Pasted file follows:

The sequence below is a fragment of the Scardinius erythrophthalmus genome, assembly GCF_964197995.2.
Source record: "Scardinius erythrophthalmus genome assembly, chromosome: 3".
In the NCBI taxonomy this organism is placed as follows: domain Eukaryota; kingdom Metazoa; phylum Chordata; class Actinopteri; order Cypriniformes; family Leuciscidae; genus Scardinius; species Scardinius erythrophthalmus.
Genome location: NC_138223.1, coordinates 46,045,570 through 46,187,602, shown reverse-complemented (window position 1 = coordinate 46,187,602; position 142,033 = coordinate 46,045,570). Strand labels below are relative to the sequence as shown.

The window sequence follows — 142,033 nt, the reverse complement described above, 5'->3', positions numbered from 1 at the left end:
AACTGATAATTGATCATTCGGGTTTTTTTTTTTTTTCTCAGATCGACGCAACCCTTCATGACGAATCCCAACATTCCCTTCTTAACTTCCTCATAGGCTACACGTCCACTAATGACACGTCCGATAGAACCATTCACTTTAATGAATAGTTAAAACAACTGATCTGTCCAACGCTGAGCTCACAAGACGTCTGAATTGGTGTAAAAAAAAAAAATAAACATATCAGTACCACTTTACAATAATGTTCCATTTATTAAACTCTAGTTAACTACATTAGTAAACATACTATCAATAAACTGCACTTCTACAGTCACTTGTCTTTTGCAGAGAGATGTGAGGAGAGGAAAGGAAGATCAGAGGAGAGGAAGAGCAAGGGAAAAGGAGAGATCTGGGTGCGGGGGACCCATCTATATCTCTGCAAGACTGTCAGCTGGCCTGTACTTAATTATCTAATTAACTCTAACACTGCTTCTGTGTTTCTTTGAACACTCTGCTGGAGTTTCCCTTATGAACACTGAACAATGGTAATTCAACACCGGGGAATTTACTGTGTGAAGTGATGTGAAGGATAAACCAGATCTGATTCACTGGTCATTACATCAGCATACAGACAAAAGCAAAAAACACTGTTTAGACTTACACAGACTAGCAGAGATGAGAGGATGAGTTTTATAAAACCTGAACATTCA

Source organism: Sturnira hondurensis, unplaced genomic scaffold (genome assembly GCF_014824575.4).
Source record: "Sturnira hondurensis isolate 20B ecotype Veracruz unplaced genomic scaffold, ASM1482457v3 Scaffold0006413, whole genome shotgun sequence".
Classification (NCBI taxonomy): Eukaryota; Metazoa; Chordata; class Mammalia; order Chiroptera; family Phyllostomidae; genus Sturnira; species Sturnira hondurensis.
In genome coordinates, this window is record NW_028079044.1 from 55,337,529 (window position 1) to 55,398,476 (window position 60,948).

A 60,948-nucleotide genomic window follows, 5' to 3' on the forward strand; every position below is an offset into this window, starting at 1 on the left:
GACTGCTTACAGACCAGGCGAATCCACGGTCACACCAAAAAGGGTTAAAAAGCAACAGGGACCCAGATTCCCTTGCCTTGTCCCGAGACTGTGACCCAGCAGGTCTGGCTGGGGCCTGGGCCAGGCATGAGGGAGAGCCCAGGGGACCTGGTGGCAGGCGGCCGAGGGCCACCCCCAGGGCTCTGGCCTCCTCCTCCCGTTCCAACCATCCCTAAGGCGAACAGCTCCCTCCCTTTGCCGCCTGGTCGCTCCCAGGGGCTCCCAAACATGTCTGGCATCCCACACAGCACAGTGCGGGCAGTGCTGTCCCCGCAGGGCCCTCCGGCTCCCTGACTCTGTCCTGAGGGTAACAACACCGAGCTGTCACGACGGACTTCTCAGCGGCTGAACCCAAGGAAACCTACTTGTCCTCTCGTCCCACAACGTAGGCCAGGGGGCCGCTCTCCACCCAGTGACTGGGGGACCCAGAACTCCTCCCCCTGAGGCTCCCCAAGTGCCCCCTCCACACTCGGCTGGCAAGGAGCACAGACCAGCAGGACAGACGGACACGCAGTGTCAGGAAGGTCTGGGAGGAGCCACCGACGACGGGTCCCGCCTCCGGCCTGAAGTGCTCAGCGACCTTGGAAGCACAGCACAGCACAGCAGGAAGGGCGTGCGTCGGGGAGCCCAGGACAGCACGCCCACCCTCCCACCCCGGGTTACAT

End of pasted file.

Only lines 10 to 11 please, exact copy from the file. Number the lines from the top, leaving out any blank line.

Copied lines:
In genome coordinates, this window is record NW_028079044.1 from 55,337,529 (window position 1) to 55,398,476 (window position 60,948).

A 60,948-nucleotide genomic window follows, 5' to 3' on the forward strand; every position below is an offset into this window, starting at 1 on the left: